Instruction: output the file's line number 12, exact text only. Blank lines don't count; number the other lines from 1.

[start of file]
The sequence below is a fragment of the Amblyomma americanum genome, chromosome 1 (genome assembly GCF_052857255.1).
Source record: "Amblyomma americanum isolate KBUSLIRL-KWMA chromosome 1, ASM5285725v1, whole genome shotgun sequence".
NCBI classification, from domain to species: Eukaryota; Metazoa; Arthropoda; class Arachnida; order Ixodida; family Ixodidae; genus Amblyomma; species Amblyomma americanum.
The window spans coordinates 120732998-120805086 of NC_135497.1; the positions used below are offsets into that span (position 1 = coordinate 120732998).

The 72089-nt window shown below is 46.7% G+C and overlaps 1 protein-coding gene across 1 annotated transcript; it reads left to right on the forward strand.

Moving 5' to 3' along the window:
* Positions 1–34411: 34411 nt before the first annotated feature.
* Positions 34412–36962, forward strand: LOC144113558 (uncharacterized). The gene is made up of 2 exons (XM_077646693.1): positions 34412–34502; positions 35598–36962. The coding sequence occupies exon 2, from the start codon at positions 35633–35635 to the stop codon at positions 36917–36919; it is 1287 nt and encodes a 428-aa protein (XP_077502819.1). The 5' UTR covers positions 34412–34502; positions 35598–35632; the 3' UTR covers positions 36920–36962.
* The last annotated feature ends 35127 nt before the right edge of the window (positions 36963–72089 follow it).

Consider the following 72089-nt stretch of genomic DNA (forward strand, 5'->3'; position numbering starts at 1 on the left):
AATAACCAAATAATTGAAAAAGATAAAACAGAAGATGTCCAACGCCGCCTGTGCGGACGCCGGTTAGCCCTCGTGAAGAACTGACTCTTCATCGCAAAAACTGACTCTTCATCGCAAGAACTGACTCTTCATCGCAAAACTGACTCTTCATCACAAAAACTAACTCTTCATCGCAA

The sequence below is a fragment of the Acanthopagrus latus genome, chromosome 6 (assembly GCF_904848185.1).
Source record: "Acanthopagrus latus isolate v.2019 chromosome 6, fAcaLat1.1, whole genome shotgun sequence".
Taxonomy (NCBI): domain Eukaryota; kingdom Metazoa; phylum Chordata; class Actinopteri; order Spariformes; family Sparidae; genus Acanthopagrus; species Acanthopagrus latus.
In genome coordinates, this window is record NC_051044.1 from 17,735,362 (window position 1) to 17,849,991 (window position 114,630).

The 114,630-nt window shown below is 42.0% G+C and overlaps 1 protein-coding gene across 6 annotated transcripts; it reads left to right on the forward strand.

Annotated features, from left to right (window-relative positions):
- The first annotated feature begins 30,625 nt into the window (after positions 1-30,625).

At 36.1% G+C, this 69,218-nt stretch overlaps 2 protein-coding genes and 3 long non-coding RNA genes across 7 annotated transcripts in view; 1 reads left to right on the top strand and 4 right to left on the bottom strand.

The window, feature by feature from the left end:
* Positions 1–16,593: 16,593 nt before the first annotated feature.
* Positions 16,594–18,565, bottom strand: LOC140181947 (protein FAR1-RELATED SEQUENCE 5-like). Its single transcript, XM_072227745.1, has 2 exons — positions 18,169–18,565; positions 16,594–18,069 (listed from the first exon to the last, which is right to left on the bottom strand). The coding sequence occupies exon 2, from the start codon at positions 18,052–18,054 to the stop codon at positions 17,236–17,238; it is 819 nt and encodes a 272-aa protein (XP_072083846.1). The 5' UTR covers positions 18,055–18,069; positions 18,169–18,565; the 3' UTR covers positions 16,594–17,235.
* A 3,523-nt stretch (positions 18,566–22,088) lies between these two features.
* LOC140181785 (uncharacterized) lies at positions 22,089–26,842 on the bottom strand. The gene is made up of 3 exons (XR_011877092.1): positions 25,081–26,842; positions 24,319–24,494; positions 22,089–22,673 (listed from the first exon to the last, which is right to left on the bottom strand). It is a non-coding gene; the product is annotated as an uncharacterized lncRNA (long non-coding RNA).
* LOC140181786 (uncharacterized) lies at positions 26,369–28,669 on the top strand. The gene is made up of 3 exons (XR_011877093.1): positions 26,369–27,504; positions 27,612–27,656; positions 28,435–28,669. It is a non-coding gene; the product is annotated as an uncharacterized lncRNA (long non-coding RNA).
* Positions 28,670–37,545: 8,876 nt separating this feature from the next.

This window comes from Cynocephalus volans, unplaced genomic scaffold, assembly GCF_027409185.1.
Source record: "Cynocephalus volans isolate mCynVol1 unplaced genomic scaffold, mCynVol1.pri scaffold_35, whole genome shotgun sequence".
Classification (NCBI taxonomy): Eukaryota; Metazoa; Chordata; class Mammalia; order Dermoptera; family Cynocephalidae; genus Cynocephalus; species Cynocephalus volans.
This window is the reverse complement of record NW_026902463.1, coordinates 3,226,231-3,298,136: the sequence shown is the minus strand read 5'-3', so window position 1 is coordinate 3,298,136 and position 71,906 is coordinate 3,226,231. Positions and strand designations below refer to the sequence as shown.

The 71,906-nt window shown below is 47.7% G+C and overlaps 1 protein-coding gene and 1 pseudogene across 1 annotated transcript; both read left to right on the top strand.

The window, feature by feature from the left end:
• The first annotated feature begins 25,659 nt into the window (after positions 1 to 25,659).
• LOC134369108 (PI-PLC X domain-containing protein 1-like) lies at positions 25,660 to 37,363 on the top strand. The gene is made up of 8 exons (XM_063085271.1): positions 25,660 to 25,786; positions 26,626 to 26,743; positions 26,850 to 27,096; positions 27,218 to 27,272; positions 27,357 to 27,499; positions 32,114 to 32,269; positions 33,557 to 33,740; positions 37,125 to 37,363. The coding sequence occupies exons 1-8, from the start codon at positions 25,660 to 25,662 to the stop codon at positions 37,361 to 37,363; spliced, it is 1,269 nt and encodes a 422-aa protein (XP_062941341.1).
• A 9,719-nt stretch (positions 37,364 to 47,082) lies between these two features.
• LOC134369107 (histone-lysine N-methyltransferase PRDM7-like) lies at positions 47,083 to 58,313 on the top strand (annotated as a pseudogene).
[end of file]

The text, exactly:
The sequence below is a fragment of the Acanthopagrus latus genome, chromosome 6 (assembly GCF_904848185.1).